In Figure 1, I illustrate the British-pound and euro prices of the United States dollar; the euro was established only in the late 1990s, so its (red) line begins then.
Because Figure 1 defines the exchange rate as the foreign-currency price of the United States dollar, a rise in either line indicates an appreciation of the dollar relative to the corresponding foreign currency; similarly, a fall in either line indicates a depreciation of the dollar. For example, between 1980 and 1985, the dollar appreciated against the pound: according to the blue line in Figure 1, the pound-dollar exchange rate rose from about £0.41 per U.S. dollar in 1980 to about £0.91 per U.S. dollar in 1985. Meanwhile, the dollar depreciated against the euro shortly after its inception in 1999: according to the red line in Figure 1, the euro-dollar exchange rate peaked at about €1.17 per U.S. dollar in 2001. In any case, Figure 1 (like most figures illustrating the time paths of exchange rates) illustrates nominal exchange rates, which, by definition, measure the relative prices of monetary units—pounds per dollar, for example. Nominal exchange rates do not account for changes in the average price levels in the countries in question, so we do not know if the appreciations and depreciations illustrated in Figure 1 reflect changes in a currency’s purchasing power in one country versus another.
Holding average price levels across the world constant, a dollar appreciation raises the international price of exports from the United States and lowers the international price of imports to the United States. This is to say, in general, exchange rates represent the so-called terms of trade throughout the world. Exchange rates are the international (relative) prices that correspond to the balance of trade—–the net value of goods-and-services exports and imports—of every country in the world. Thus, although exchange rates do not ultimately determine trade balances—in the long run, the process actually works the other way around—everyone identifies exchange rates with the balance of trade, a reality reflected in popular measures of exchange rates that emphasize trade. For example, in Figure 2, I illustrate two such trade-weighted measures: nominal and real indices of the foreign-exchange value of the United States dollar based on the currencies of countries with whom the United States primarily trades; the real index incorporates average price levels (and, thus, the dollar’s international purchasing power).
According to Figure 2, the foreign-exchange value of the United States dollar has varied substantially since the mid 1970s. The nominal measure, illustrated by the blue line, indicates that the foreign-exchange value of the dollar rose substantially until the early 2000s; thereafter, it leveled off. Meanwhile, the real measure, illustrated by the red line, indicates that the purchasing power of the dollar has been largely mean reverting, though quite volatile. For example, between 1980 and 1985, the dollar appreciated in real terms by an astounding 45 percent: according to the red line in Figure 2, the trade-weighted dollar index rose from about 88 to 128. This real appreciation was, for the most part, a consequence of relatively tight Federal Reserve monetary policy that sought to tame the Great Inflation of the 1970s and early 1980s. (For more on the Great Inflation, see the Morning Macro segment, “Follow the Yellow Brick Road.”). Since the early 2000s, the nominal and real trade-weighted measures of the foreign-exchange value of the dollar have largely converged. Christian Zimmerman, Assistant Vice President of Research Information Services at the St. Louis Federal Reserve Bank, attributes this convergence to “the convergence of inflation rates across major economies after the creation of the euro.”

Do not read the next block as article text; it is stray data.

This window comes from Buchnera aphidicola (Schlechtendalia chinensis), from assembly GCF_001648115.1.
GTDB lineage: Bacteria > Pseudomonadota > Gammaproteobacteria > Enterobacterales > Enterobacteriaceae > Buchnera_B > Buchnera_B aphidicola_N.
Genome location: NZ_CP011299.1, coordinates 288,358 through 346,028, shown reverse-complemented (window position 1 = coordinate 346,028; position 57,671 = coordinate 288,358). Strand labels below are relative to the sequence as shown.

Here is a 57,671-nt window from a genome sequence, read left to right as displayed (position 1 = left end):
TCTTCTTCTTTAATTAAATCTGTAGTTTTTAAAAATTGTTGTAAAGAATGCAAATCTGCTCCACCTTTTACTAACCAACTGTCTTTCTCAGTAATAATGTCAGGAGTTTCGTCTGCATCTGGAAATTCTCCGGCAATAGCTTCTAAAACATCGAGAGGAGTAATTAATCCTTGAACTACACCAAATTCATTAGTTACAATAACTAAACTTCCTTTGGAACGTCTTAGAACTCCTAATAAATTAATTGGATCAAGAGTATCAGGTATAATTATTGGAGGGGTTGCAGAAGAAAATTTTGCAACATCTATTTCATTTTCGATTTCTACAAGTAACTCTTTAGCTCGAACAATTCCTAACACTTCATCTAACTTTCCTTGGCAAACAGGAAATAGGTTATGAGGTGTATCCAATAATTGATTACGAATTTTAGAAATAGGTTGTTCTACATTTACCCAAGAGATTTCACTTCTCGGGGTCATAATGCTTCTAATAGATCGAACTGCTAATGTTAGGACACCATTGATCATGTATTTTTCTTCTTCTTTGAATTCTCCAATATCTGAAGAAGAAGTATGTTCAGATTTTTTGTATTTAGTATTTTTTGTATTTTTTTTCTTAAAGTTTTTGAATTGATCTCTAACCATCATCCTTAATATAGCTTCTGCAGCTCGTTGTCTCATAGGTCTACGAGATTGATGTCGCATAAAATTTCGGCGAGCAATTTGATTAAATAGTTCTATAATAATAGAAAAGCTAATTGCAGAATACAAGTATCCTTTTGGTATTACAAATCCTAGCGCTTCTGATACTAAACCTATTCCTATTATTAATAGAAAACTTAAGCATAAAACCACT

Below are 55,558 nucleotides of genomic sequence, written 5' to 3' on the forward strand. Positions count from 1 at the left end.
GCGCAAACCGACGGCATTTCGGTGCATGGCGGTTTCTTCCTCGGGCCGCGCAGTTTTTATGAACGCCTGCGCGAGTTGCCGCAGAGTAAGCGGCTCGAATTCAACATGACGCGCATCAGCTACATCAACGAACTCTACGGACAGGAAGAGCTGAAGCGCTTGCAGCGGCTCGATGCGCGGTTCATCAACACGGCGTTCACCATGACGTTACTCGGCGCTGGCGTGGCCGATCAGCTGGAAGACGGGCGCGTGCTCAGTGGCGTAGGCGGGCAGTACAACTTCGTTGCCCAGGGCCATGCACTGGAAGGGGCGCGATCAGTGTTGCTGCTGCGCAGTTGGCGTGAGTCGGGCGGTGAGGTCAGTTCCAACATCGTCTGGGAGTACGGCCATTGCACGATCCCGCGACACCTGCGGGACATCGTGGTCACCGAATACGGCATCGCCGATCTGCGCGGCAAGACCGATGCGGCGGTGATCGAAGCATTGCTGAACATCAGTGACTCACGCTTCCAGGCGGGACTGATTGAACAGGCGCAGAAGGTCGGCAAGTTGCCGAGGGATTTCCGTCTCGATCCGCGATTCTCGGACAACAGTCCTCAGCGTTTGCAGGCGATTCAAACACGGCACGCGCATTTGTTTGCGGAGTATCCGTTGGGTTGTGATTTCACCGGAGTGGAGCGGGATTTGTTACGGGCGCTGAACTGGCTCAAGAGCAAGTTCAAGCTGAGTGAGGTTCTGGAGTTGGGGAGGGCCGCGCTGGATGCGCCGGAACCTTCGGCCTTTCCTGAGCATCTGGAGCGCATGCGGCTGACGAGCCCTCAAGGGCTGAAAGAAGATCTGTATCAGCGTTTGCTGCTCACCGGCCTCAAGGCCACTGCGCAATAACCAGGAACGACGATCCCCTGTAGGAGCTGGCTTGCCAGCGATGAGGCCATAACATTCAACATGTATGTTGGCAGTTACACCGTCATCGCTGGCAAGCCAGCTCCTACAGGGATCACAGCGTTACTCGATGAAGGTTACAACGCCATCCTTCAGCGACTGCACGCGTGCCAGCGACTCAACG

Exchange rates are devilishly difficult to predict. In general, how macroeconomists model and, thus, explain exchange-rate movements over time depends on the length of time we are studying. To explain exchange-rate movements over the long run—over the span of several years, for example—economists draw on the theory of purchasing-power parity. The theory rests on the strong but instructive assumptions that goods and services produced in each country are identical and trade freely between countries. The principal implication of these assumptions is that, in the long run, nominal exchange rate movements between any two currencies are governed by the average price levels in the countries that use the currencies. For example, over the long run, the nominal exchange rate between the British pound and the United States dollar converges to the ratio of the average price levels of goods and services in Britain and the United States. In Figure 3, I once again illustrate the pound-dollar nominal exchange rate (in blue), this time along with the ratio of average price levels in Britain and the United States (in red).